Advice for workers on violence in the workplace

What your employer should do to protect you

Your employer has specific duties to protect you from work-related violence and aggression. This includes verbal abuse as well as physical attacks.

This also applies if you're working for them as a contractor, a freelancer or are self-employed.

Our guidance for employers on violence includes information on:

  • preventing incidents
  • providing you with training
  • what incidents to report and record

There is also advice on how employers should support you after an incident.

You may be at greater risk if you are a lone worker due to the lack of nearby support to help if things go wrong.

New starters, trainees and other vulnerable workers are also often at greater risk.

What you can do to prevent violence at work

As a worker, there are things you can do to avoid violence at work. You should:

  • cooperate with your employer and co-workers to help everyone meet their duties under the law
  • take care of your own health and safety, and that of others who may be harmed by your actions at work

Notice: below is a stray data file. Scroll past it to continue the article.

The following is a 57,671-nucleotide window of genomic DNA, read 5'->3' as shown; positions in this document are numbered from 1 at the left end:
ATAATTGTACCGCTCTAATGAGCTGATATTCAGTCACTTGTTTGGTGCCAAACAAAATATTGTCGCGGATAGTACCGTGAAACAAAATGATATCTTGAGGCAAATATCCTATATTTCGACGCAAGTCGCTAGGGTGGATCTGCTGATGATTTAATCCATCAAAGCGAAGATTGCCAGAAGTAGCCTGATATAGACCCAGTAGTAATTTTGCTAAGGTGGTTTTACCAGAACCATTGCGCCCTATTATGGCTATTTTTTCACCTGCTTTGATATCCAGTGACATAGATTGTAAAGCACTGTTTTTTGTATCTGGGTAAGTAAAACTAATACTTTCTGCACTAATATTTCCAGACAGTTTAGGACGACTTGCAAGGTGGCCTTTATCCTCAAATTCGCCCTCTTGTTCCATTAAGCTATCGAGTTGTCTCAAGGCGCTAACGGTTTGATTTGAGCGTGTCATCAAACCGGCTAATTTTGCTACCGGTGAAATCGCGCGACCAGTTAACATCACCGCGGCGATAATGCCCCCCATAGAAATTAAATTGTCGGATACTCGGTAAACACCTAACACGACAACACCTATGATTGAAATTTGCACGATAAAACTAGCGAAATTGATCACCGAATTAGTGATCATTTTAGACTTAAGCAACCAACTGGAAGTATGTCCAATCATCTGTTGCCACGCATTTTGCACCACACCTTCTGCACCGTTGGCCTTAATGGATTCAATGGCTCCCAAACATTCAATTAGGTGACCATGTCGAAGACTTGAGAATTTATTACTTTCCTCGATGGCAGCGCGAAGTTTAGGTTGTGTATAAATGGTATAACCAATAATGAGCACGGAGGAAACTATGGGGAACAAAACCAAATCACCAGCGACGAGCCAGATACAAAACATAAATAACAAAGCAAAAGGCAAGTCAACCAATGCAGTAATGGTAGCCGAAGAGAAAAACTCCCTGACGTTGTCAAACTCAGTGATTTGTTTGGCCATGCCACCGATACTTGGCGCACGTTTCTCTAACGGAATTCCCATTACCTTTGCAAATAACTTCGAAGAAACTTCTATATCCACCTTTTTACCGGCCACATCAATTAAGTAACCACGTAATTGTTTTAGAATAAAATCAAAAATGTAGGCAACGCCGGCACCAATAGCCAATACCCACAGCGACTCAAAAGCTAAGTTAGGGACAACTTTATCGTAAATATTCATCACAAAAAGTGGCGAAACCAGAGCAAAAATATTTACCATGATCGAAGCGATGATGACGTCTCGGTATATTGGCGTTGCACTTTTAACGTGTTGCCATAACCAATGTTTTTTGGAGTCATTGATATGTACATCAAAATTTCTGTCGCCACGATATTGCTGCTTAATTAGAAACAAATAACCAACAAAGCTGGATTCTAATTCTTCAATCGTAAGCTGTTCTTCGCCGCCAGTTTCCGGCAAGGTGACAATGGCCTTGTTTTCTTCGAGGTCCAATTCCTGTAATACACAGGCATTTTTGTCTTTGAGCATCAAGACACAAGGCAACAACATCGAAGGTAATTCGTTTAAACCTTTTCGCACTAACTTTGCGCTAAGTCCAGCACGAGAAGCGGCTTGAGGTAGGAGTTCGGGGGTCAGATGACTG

• use the information and training your employer has provided to help you prevent incidents or know how to calm things down to avoid incidents escalating
  • tell your employer about any incidents of violence or aggression so they can support you and improve health and safety

Find out if health and safety law applies to you if you're self-employed.

Examples of how to prevent violence

You can find examples of solutions to prevent violence for different types of workplaces and industries. They include practical actions employers and workers can take to reduce the risks.

What you can do if an incident occurs

If you have experienced violence in connection with your work activity, you should report this to your employer.

Violence and aggression can impact your physical and mental health, and increase stress, particularly in the case of serious or persistent verbal abuse or threats.

There is guidance on work-related stress and mental health.

Your employer may offer confidential counselling services or there are charities that can offer you support, such as Victim Support.

How to raise any concerns

If you're concerned about violence and aggression risks to you, talk to:

  • your employer
  • a manager or supervisor
  • your trade union or health and safety representative

If after doing this you are still concerned about your safety, you can contact HSE.

Find out more

You can find helpful advice from the Advisory, Conciliation and Arbitration Service (Acas) on discrimination, bullying and harassment at work.

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